Performing Hamlet | Teen Ink

Performing Hamlet

June 7, 2009
By Russell Trenary BRONZE, Oak Park, Illinois
Russell Trenary BRONZE, Oak Park, Illinois
2 articles 0 photos 0 comments

Performing Hamlet

As my scene ended and I returned to my seat I felt relief and a sense of accomplishment but also twinges of disappointment. After over three weeks of practice the task had been completed in less than 5 minutes. To prepare for something for that length of time and have the final performance take such a short amount of time usually leaves me with regret in what I could have done differently. In this situation I recognized that my acting could have been improved upon in a variety of ways. Emotion should always be practiced with ones lines. I practiced my lines without emotion and later tried to add them. This approach was unsuccessful. Also, being the character, or trying as hard as possible to be the character, is very important. Simply acting into your idea of what the character is like, does lead to a successful performance. This is not to say that I didn’t work hard on this acting project, or that I didn’t do well on certain parts. I believe that I did put in effort and time, however, instead of just working hard on it, I should have worked smart on it.
By this I mean that I didn’t focus on all the parts of my performance equally. My work was directed at lines and blocking more than emotion, and this was obvious in my performance. My emotions in the play although visible were not where they could have been. They were too well practiced and when I began the play I was acting completely as I had planned to act, with pre-recorded emotion. Now that my acting is over and I have seen how other students did their scenes, I know that acting is not replaying a practiced set of movements, expressions and dialogue but rather acting is putting myself in a specific situation and responding to the theoretical circumstances.
In my first scene I knew how to act intimidated by the King as Rosen-stern. However, I should have instead made myself be Rosen-stern and be intimidated. Then I would have been able to portray intimidation realistically. And later, when I played Hamlet, I thought at the time that I did my best to portray the emotions of someone debating whether to kill someone. Of course, it would not be possible for me to relate to my own experiences during this, however, I now know that to better prepare myself for this scene I should have related my own experiences of hesitation, uncertainty and self-discipline to Hamlet. Once Hamlet learns of his uncle’s treachery he seems to take every possible moment to mull over ideas of revenge. I know slightly what this is like and I should have used every experience to a greater extent.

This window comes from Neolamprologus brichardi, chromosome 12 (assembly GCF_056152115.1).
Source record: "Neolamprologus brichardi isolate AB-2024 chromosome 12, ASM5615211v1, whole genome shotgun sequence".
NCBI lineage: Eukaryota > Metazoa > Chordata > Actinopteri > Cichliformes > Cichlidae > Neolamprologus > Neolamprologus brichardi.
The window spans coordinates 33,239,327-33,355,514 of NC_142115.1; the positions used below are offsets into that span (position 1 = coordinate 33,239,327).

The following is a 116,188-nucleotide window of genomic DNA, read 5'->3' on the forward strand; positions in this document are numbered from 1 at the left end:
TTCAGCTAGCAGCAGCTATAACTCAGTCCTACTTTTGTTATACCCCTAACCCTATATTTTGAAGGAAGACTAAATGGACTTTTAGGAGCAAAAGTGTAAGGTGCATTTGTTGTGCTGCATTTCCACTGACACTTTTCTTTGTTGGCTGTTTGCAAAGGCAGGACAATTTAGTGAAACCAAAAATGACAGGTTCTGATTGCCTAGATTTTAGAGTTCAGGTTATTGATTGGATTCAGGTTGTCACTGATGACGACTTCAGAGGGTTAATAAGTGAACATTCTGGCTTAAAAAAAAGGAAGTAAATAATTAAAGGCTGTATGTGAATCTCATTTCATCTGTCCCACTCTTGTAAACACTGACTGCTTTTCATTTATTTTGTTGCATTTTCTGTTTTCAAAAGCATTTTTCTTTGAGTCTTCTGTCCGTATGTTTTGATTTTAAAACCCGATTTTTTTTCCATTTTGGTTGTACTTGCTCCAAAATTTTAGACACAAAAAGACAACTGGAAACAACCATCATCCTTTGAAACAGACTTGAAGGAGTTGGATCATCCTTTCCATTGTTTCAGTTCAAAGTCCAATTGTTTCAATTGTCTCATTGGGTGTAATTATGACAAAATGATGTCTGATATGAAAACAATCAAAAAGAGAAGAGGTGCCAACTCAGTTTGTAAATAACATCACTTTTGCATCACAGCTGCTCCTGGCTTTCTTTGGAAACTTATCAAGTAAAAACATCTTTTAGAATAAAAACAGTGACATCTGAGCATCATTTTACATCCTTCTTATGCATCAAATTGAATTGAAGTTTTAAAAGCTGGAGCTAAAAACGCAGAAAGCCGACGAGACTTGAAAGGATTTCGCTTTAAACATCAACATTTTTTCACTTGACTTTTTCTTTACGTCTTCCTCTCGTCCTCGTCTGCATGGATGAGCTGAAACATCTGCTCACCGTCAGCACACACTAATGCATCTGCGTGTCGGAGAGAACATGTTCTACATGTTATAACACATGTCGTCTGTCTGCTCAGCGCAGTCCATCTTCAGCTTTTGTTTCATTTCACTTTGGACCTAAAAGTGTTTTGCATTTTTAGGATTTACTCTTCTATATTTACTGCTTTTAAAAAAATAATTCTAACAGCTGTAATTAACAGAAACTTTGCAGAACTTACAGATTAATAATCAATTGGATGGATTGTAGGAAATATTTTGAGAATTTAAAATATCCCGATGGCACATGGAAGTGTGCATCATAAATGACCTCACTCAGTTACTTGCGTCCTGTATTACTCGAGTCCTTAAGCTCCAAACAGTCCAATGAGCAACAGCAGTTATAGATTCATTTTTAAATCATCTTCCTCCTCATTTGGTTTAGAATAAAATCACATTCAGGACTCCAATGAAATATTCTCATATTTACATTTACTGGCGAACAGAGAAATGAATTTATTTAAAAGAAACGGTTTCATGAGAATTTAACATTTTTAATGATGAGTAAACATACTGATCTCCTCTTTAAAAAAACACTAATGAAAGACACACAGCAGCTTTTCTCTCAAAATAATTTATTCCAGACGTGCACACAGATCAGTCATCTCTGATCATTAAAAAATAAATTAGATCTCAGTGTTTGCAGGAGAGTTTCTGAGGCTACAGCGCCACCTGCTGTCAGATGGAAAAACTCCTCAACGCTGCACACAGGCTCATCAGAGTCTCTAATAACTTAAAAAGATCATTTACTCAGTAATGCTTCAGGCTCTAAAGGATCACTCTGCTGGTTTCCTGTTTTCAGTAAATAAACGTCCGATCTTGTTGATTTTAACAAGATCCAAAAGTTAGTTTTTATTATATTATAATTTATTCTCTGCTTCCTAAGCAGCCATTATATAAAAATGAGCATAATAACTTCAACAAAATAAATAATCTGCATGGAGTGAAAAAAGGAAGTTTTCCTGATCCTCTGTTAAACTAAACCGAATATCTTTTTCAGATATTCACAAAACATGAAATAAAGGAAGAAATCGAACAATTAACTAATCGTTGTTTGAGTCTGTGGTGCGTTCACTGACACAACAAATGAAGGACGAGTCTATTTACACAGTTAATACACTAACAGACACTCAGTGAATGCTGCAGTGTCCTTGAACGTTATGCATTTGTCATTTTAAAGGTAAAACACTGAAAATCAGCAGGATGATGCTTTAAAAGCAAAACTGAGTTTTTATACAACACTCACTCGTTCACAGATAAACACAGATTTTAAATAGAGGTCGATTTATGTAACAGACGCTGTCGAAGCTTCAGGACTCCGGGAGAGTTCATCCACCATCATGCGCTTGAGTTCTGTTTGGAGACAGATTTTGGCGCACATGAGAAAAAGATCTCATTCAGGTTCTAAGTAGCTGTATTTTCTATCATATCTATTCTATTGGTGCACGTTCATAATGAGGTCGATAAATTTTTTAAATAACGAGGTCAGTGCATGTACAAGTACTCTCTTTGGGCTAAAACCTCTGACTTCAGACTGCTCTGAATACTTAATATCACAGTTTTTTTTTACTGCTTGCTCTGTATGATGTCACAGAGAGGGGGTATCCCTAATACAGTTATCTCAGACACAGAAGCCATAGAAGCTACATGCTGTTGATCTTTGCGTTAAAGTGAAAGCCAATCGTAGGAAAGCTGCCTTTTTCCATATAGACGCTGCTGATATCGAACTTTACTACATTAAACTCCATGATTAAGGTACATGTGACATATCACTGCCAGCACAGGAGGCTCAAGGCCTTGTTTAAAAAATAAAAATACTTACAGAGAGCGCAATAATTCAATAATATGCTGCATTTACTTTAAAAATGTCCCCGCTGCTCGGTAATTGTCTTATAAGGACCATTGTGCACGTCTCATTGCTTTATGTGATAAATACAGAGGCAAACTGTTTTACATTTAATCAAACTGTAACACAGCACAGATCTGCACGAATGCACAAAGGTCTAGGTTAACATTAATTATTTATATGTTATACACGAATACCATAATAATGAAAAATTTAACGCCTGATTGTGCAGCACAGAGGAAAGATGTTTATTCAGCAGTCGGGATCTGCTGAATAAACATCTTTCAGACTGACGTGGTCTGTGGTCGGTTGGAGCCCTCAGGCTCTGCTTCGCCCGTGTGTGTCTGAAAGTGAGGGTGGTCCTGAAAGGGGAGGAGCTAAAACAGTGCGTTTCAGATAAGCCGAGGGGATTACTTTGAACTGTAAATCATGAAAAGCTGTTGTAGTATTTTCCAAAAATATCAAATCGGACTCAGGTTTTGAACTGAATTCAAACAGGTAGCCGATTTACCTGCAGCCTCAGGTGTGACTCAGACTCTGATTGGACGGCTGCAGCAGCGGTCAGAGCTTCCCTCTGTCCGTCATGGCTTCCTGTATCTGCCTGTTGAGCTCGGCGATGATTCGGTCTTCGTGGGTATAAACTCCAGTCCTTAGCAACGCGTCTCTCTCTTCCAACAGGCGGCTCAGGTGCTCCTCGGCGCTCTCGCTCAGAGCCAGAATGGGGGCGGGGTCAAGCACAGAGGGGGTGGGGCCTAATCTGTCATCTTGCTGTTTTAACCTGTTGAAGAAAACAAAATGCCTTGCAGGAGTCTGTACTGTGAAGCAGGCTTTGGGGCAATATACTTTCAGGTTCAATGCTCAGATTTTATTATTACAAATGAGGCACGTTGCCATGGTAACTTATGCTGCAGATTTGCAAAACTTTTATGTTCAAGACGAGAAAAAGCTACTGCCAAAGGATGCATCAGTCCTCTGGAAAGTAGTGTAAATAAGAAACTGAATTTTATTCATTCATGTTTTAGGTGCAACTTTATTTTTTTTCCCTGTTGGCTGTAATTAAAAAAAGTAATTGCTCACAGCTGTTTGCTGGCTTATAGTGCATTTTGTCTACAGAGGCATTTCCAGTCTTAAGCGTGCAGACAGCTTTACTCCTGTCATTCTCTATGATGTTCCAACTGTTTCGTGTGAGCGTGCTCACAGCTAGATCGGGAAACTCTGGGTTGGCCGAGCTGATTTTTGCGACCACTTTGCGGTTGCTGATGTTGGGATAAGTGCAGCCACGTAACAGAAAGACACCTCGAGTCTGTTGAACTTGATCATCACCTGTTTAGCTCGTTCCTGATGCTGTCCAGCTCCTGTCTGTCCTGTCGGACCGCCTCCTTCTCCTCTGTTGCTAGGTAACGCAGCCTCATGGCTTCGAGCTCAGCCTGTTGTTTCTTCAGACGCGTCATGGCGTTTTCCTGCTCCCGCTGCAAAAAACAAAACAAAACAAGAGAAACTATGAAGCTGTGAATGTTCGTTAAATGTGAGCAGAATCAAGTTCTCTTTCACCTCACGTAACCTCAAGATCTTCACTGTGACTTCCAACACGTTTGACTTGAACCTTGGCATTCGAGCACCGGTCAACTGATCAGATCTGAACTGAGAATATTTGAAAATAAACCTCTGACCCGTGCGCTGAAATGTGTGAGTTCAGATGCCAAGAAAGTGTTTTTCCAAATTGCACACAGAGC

But as I recognize my acting faults I must recognize my achievements also. Like I have said previously, I put in a lot of effort to practice. While this may have been partly to blame for my stiff performance, it is an indication of my own diligence and regard for the subject. After my Othello performance I vowed to work harder for my next performance. I think to a certain degree I did that. Also, although my acting skills were not as good as they could have been, I think that I did try to follow specific acting exercises when preparing for my scene. The “What?” exercise, where a certain line is repeated for a number of times, was one of my favorites in that it really brought my words out of mundane speaking patterns. I also practiced my blocking a significant amount and I believe that that was a stronger point in my scene. I thought I did a decent job of turning from the audience towards the king and back towards the audience at different parts during my scene. Overall, I think that I have improved my acting ability since last performance and that I was able to better understand what acting is and how to go about it. I utilized the information given and I tried to work on all parts of the performance, although I undoubtedly left some parts out. I am now considering the challenge of taking a Shakespeare course since I enjoyed the challenge of acting and I feel like I have a lot of potential talent that needs to be practiced a lot on. On the whole, it was a fun experience, where I learned a lot about acting, Shakespeare and even philosophy, but it was an experience would be made a lot better if I had the chance to improve.

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